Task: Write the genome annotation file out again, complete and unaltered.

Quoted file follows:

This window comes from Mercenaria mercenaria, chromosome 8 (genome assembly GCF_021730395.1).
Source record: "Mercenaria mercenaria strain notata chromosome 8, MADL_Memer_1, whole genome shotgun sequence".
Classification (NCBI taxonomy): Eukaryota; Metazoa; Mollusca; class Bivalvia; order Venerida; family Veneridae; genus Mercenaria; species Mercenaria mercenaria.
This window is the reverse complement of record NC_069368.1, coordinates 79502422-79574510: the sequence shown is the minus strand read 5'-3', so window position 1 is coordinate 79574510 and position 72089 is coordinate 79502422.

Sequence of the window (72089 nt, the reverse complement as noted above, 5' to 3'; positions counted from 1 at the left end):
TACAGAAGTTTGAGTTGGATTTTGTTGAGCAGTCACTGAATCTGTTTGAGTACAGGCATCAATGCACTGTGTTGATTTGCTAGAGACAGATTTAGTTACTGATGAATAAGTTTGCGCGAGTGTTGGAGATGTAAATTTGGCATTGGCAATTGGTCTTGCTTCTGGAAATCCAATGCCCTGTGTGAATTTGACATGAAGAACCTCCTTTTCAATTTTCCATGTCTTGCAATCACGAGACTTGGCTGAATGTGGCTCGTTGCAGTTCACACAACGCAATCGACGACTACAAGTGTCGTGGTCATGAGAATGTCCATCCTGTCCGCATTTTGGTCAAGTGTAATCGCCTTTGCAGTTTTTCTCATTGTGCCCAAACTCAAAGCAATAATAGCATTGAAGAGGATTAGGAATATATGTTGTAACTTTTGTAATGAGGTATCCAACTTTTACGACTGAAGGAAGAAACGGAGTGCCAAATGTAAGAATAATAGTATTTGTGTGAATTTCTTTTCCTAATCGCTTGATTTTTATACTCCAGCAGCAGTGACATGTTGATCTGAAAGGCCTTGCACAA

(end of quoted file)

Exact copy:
This window comes from Mercenaria mercenaria, chromosome 8 (genome assembly GCF_021730395.1).
Source record: "Mercenaria mercenaria strain notata chromosome 8, MADL_Memer_1, whole genome shotgun sequence".
Classification (NCBI taxonomy): Eukaryota; Metazoa; Mollusca; class Bivalvia; order Venerida; family Veneridae; genus Mercenaria; species Mercenaria mercenaria.
This window is the reverse complement of record NC_069368.1, coordinates 79502422-79574510: the sequence shown is the minus strand read 5'-3', so window position 1 is coordinate 79574510 and position 72089 is coordinate 79502422.

Sequence of the window (72089 nt, the reverse complement as noted above, 5' to 3'; positions counted from 1 at the left end):
TACAGAAGTTTGAGTTGGATTTTGTTGAGCAGTCACTGAATCTGTTTGAGTACAGGCATCAATGCACTGTGTTGATTTGCTAGAGACAGATTTAGTTACTGATGAATAAGTTTGCGCGAGTGTTGGAGATGTAAATTTGGCATTGGCAATTGGTCTTGCTTCTGGAAATCCAATGCCCTGTGTGAATTTGACATGAAGAACCTCCTTTTCAATTTTCCATGTCTTGCAATCACGAGACTTGGCTGAATGTGGCTCGTTGCAGTTCACACAACGCAATCGACGACTACAAGTGTCGTGGTCATGAGAATGTCCATCCTGTCCGCATTTTGGTCAAGTGTAATCGCCTTTGCAGTTTTTCTCATTGTGCCCAAACTCAAAGCAATAATAGCATTGAAGAGGATTAGGAATATATGTTGTAACTTTTGTAATGAGGTATCCAACTTTTACGACTGAAGGAAGAAACGGAGTGCCAAATGTAAGAATAATAGTATTTGTGTGAATTTCTTTTCCTAATCGCTTGATTTTTATACTCCAGCAGCAGTGACATGTTGATCTGAAAGGCCTTGCACAA